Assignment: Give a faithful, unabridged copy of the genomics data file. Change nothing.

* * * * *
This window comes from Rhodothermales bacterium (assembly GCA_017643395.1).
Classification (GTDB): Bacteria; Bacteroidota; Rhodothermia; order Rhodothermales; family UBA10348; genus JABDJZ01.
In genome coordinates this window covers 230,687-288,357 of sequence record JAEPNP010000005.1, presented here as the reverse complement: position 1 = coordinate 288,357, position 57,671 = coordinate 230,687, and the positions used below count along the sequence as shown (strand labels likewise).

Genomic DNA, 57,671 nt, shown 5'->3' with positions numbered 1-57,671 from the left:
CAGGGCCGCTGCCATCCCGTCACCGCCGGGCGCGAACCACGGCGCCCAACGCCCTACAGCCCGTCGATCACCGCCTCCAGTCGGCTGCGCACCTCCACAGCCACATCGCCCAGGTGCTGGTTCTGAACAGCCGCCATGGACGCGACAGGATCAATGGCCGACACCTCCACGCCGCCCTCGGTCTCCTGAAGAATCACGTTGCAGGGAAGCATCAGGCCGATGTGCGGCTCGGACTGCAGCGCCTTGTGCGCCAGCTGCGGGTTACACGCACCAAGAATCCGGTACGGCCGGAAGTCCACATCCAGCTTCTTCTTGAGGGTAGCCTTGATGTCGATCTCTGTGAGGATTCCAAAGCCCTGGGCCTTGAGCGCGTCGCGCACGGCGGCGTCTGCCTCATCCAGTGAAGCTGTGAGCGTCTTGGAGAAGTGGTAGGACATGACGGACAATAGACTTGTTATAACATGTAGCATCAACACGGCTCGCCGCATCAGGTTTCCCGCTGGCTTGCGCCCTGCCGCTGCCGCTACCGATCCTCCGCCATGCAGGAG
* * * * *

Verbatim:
This window comes from Rhodothermales bacterium (assembly GCA_017643395.1).
Classification (GTDB): Bacteria; Bacteroidota; Rhodothermia; order Rhodothermales; family UBA10348; genus JABDJZ01.
In genome coordinates this window covers 230,687-288,357 of sequence record JAEPNP010000005.1, presented here as the reverse complement: position 1 = coordinate 288,357, position 57,671 = coordinate 230,687, and the positions used below count along the sequence as shown (strand labels likewise).

Genomic DNA, 57,671 nt, shown 5'->3' with positions numbered 1-57,671 from the left:
CAGGGCCGCTGCCATCCCGTCACCGCCGGGCGCGAACCACGGCGCCCAACGCCCTACAGCCCGTCGATCACCGCCTCCAGTCGGCTGCGCACCTCCACAGCCACATCGCCCAGGTGCTGGTTCTGAACAGCCGCCATGGACGCGACAGGATCAATGGCCGACACCTCCACGCCGCCCTCGGTCTCCTGAAGAATCACGTTGCAGGGAAGCATCAGGCCGATGTGCGGCTCGGACTGCAGCGCCTTGTGCGCCAGCTGCGGGTTACACGCACCAAGAATCCGGTACGGCCGGAAGTCCACATCCAGCTTCTTCTTGAGGGTAGCCTTGATGTCGATCTCTGTGAGGATTCCAAAGCCCTGGGCCTTGAGCGCGTCGCGCACGGCGGCGTCTGCCTCATCCAGTGAAGCTGTGAGCGTCTTGGAGAAGTGGTAGGACATGACGGACAATAGACTTGTTATAACATGTAGCATCAACACGGCTCGCCGCATCAGGTTTCCCGCTGGCTTGCGCCCTGCCGCTGCCGCTACCGATCCTCCGCCATGCAGGAG